Learn to appeal to 21st century Californians.
California has undergone a dramatic transformation over the last fifty years but not so the California Republican Party. Today, only 25.9% of Californians are registered as Republicans, down more than eight points of registration in ten years. At this pace, Republicans will soon be the third most popular party registration in California, behind Democratic and No Party Preference. Not a single statewide elected official is Republican and the party is a super-minority in both houses of the legislature. With an unpopular Republican as president and the number of new registrants willing to identify as Republican at record lows, in the absence of change the California Republican Party has lower to go.
It’s not a surprising outcome given that the CRP’s social and environmental views are now so out of step with the median voter in California. Californians overwhelmingly support LGBTQ and abortion rights yet not only does the CRP not support those rights, its platform still defines marriage as “a union between one man and one woman.” Worse, party activists attack GOP legislators who show moderation on social issues, which makes it even harder for those legislators to represent 21st century Californians. Similar infighting is occurring on environmental issues. A majority of California voters believe in taking action to address climate change yet CRP activists rebel against any attempt to adopt more electorally viable environmental policies. Recently Republicans even removed their State Assembly leader because he voted in favor of a cap-and-trade program for reducing greenhouse gas emissions. By doing so the leader helped replace more expensive and less effective command-and-control regulation with a market-based system yet party activists instantly called for his removal from leadership and some even sought his removal from office. Republican legislators watching from the sidelines learned a clear lesson: evolve at your risk.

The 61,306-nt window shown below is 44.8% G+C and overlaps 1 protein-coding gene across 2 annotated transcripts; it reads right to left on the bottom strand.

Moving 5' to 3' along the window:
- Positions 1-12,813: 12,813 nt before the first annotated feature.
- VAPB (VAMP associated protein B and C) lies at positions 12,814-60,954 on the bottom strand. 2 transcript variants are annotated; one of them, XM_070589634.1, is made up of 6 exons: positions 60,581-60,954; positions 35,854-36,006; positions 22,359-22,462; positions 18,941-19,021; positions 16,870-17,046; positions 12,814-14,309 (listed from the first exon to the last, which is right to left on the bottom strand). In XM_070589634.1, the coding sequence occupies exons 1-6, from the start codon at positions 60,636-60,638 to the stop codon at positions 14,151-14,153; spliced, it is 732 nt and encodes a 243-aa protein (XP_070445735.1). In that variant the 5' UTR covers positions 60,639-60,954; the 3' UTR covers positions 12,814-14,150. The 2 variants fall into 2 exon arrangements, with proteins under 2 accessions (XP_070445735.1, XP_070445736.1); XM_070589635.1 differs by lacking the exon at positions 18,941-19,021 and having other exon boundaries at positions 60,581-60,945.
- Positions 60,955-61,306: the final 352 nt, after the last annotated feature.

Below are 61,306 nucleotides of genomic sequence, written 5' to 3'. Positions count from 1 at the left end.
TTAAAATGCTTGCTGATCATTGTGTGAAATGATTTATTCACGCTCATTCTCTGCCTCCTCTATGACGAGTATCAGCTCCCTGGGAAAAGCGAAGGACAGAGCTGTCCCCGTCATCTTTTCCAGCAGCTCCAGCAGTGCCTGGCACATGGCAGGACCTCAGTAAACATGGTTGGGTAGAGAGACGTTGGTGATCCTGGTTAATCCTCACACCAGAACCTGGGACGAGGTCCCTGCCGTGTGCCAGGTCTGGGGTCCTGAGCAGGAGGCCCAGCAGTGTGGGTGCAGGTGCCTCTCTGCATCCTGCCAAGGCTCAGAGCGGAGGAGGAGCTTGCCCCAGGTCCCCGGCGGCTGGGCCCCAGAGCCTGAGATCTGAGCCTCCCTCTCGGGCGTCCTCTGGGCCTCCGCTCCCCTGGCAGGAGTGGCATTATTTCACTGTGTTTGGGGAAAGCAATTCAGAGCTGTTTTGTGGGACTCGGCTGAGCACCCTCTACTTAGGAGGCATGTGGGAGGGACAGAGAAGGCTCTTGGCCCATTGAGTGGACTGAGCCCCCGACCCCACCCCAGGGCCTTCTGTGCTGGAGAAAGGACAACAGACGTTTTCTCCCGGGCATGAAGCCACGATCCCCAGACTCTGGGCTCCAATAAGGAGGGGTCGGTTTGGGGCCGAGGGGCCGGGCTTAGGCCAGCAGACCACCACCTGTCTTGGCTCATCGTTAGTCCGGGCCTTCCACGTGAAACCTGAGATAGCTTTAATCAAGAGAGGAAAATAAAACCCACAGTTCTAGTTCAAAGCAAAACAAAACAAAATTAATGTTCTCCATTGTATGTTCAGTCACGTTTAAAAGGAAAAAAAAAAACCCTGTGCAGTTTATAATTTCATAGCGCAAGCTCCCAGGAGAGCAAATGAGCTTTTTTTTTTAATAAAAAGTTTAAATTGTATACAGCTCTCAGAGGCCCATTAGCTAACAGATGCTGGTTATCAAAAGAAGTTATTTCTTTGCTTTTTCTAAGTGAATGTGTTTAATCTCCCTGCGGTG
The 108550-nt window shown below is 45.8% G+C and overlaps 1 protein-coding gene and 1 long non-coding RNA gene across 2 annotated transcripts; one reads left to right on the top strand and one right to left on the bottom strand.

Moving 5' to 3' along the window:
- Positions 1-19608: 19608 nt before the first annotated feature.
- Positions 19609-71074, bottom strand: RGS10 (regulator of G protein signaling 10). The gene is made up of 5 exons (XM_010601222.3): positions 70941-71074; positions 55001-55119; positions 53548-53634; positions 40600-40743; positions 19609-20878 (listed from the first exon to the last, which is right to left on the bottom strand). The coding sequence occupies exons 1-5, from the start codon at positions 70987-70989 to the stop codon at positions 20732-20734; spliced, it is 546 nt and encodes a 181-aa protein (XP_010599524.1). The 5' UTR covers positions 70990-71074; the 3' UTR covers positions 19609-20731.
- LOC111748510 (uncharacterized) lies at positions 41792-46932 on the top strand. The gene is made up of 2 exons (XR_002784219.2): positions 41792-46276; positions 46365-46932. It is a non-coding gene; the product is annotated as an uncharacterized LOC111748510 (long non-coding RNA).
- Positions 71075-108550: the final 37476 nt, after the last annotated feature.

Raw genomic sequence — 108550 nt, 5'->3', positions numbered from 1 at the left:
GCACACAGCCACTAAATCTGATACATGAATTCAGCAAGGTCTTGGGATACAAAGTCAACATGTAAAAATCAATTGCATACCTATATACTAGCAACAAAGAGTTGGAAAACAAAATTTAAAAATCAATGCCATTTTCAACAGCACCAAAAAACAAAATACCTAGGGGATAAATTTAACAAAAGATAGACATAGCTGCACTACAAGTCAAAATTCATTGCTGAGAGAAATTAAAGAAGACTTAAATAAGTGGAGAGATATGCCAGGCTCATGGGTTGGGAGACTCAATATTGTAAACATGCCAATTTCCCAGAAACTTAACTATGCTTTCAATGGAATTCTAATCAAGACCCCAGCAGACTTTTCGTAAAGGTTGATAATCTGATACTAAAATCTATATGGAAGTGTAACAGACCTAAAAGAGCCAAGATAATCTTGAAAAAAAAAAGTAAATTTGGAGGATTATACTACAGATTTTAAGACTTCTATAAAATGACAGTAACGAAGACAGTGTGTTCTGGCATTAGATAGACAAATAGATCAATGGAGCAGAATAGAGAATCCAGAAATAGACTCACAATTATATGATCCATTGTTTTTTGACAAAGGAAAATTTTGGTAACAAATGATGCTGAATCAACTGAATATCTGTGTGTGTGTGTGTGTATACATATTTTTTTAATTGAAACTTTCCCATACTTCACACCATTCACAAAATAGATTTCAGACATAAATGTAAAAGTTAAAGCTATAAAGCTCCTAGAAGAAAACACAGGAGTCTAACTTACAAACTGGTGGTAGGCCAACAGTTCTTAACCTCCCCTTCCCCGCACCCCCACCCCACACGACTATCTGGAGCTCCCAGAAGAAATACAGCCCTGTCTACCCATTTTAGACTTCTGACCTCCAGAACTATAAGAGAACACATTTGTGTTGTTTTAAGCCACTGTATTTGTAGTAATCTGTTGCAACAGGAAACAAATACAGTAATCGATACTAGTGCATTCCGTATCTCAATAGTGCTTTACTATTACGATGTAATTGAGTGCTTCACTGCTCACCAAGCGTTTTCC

Republican state legislators in California have learned they must individually hew to the party line for self-preservation despite the fact that doing so collectively dooms the California Republican Party to decline with no end in sight.
I am not writing this to save the California Republican Party. As president of Govern For California, a network of political philanthropists from all parties, my interest is in saving California from the corrupt influence of government employee unions, corporations and other cronies and protecting education, courts, parks, social services, the environment and taxpayers from the devastation wrought by legislators of any party who do the bidding of those cronies. Our job is to help elect and support pro-citizen members of the State Legislature on any side of the aisle. But the California Republican Party is making that job harder because all too often their losses are to candidates who represent cronies instead of citizens. If that continues, public education will worsen, the achievement gap will grow, the fiscal situation will deteriorate, taxes will continue to rise even as public services decline, health spending will balloon even as health outcomes don’t improve, prison personnel costs will incline even as the number of prisoners declines, and corporate cronyism will flourish as legislation is written narrowly to benefit the politically connected. California’s outstanding public higher education system will be de-funded along with our parks and infrastructure, housing costs will continue to rise and opportunity for young people, especially those without a college education, will continue to shrink. The failure of California’s government will eventually have impacts on social order in our state.